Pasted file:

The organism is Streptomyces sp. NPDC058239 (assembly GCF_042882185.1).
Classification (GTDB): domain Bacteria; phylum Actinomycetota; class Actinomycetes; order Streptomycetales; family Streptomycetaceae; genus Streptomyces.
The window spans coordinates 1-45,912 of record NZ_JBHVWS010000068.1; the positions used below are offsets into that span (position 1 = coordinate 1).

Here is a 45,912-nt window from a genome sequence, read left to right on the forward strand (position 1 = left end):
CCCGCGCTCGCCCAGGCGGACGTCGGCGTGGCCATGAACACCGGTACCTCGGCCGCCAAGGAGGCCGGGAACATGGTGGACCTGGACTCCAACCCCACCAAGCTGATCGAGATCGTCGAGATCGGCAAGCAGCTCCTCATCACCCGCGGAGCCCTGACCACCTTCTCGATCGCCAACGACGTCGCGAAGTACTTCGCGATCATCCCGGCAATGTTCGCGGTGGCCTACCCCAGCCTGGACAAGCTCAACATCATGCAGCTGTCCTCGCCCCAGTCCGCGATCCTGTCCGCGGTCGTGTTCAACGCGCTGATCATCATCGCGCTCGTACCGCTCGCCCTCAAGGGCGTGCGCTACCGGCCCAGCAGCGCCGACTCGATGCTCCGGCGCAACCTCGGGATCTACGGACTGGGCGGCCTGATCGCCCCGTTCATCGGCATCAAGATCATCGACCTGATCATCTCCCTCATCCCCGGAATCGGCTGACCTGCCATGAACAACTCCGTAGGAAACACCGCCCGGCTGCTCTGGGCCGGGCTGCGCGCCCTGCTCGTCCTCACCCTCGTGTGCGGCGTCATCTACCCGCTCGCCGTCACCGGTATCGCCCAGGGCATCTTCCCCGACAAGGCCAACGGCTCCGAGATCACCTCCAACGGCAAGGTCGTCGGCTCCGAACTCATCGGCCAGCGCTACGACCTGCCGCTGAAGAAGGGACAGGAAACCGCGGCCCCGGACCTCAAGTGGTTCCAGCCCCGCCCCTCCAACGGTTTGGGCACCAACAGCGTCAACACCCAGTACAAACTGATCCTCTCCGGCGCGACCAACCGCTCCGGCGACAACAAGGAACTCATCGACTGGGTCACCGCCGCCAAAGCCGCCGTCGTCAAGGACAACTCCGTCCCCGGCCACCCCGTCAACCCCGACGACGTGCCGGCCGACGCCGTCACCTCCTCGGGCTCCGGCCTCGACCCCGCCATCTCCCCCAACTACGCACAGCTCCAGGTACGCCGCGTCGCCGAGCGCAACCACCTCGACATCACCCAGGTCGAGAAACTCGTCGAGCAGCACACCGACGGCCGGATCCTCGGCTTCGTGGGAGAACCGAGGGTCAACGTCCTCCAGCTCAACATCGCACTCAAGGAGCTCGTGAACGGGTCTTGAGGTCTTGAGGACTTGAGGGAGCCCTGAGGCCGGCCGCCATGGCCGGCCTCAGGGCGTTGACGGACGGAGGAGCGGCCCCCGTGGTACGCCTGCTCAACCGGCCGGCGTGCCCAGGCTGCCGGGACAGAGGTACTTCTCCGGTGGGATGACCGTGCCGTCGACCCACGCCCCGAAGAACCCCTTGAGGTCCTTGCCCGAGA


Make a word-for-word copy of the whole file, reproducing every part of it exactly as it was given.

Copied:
The organism is Streptomyces sp. NPDC058239 (assembly GCF_042882185.1).
Classification (GTDB): domain Bacteria; phylum Actinomycetota; class Actinomycetes; order Streptomycetales; family Streptomycetaceae; genus Streptomyces.
The window spans coordinates 1-45,912 of record NZ_JBHVWS010000068.1; the positions used below are offsets into that span (position 1 = coordinate 1).

Here is a 45,912-nt window from a genome sequence, read left to right on the forward strand (position 1 = left end):
CCCGCGCTCGCCCAGGCGGACGTCGGCGTGGCCATGAACACCGGTACCTCGGCCGCCAAGGAGGCCGGGAACATGGTGGACCTGGACTCCAACCCCACCAAGCTGATCGAGATCGTCGAGATCGGCAAGCAGCTCCTCATCACCCGCGGAGCCCTGACCACCTTCTCGATCGCCAACGACGTCGCGAAGTACTTCGCGATCATCCCGGCAATGTTCGCGGTGGCCTACCCCAGCCTGGACAAGCTCAACATCATGCAGCTGTCCTCGCCCCAGTCCGCGATCCTGTCCGCGGTCGTGTTCAACGCGCTGATCATCATCGCGCTCGTACCGCTCGCCCTCAAGGGCGTGCGCTACCGGCCCAGCAGCGCCGACTCGATGCTCCGGCGCAACCTCGGGATCTACGGACTGGGCGGCCTGATCGCCCCGTTCATCGGCATCAAGATCATCGACCTGATCATCTCCCTCATCCCCGGAATCGGCTGACCTGCCATGAACAACTCCGTAGGAAACACCGCCCGGCTGCTCTGGGCCGGGCTGCGCGCCCTGCTCGTCCTCACCCTCGTGTGCGGCGTCATCTACCCGCTCGCCGTCACCGGTATCGCCCAGGGCATCTTCCCCGACAAGGCCAACGGCTCCGAGATCACCTCCAACGGCAAGGTCGTCGGCTCCGAACTCATCGGCCAGCGCTACGACCTGCCGCTGAAGAAGGGACAGGAAACCGCGGCCCCGGACCTCAAGTGGTTCCAGCCCCGCCCCTCCAACGGTTTGGGCACCAACAGCGTCAACACCCAGTACAAACTGATCCTCTCCGGCGCGACCAACCGCTCCGGCGACAACAAGGAACTCATCGACTGGGTCACCGCCGCCAAAGCCGCCGTCGTCAAGGACAACTCCGTCCCCGGCCACCCCGTCAACCCCGACGACGTGCCGGCCGACGCCGTCACCTCCTCGGGCTCCGGCCTCGACCCCGCCATCTCCCCCAACTACGCACAGCTCCAGGTACGCCGCGTCGCCGAGCGCAACCACCTCGACATCACCCAGGTCGAGAAACTCGTCGAGCAGCACACCGACGGCCGGATCCTCGGCTTCGTGGGAGAACCGAGGGTCAACGTCCTCCAGCTCAACATCGCACTCAAGGAGCTCGTGAACGGGTCTTGAGGTCTTGAGGACTTGAGGGAGCCCTGAGGCCGGCCGCCATGGCCGGCCTCAGGGCGTTGACGGACGGAGGAGCGGCCCCCGTGGTACGCCTGCTCAACCGGCCGGCGTGCCCAGGCTGCCGGGACAGAGGTACTTCTCCGGTGGGATGACCGTGCCGTCGACCCACGCCCCGAAGAACCCCTTGAGGTCCTTGCCCGAGA